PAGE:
So much to see, so much to do

The huge conference hall was visited, to give an idea of where all the Party Conferences were held. A gleaming glass and marble modern building it was evident that there is money in the country for certain projects, even if there was a problem with the economy and the people were unable to get much in the way of consumer goods. Even food items were obviously in sparse supply.
But the one museum that was proudly explained to us ‘capitalists’ made me smile. It displayed all the goods and treasures that had been removed from the royal palaces after the assassination of the Tsar and his descendents in 1917. Believe me, this is an Aladdin’s cave that surpasses all others. The one item that sticks in my mind was a huge family bible, such items being common property in all families in the 18th and 19th centuries. However, the cover to this particular manuscript was completely encrusted with precious stones – diamonds, pearls, sapphires, emeralds, rubies and lots of other gems. Strangely, we were not allowed to photograph this item! This museum was an insight into how the Russian Royal family had lived, and the opulence of their daily lives only served to highlight the abject poverty, that even now, their citizens were suffering.

Changes to the System

Of course, my visit was some years ago. I am intrigued to know what life is like there today. The change from communistic methods to capitalism has given rise once more to a wealthy network of business entrepreneurs – many of whom have invested in recent times into British Football clubs!
One of my lasting memories of this visit will always be the beautiful cathedrals that were lying in sad neglect for all those years. I hope they have also been resurrected.


Cathedrals, Kremlin Buildings, Red Square, Russia, Travel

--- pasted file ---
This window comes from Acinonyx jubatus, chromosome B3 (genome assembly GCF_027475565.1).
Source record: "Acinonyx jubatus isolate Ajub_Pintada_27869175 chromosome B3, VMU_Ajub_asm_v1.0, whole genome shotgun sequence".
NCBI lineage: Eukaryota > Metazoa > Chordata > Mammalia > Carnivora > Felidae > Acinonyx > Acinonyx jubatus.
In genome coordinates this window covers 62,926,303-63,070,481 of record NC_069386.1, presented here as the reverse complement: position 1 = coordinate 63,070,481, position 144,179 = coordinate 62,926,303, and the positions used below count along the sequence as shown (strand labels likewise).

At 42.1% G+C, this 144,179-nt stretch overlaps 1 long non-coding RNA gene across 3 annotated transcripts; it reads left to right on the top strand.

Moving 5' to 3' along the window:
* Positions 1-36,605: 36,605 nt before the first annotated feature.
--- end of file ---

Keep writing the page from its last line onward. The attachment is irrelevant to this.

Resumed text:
Meet the author

author avatar Penny W-T
Published articles on education themes, travel, history and writing techniques. Written a book on WW1 - Gallipoli, and travel books. Run a marketing network for small businesses.

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author avatar Songbird B
14th May 2013 (#)

What a fascinating insight and a wonderful guide Penny.. This kept me reading from start to finish..Congrats on Star merit my friend \0/x

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author avatar Penny W-T
14th May 2013 (#)

Thank you. I am always amazed when they put on star awards - my work doesn't seem anywhere as good as others that I read.

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author avatar Delicia Powers
14th May 2013 (#)

Lovely, what a tour...thank you Penny-:0)-!

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author avatar Penny W-T
14th May 2013 (#)

I am so pleased that people are actually enjoying my little tours around!

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author avatar Md Rezaul Karim
14th May 2013 (#)

A well written informative article..

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author avatar Penny W-T
14th May 2013 (#)

Thank you for your comment. I have had a look at your site and will enjoy reading some of your material.

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author avatar cnwriter..carolina
14th May 2013 (#)

this is a marvellous rendition of what to do/see in Moscow...thank you so very much....

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author avatar Penny W-T
15th May 2013 (#)

Thank you for taking the time to read this piece. Moscow is a fascinating city. I have a few more insights to share at other times.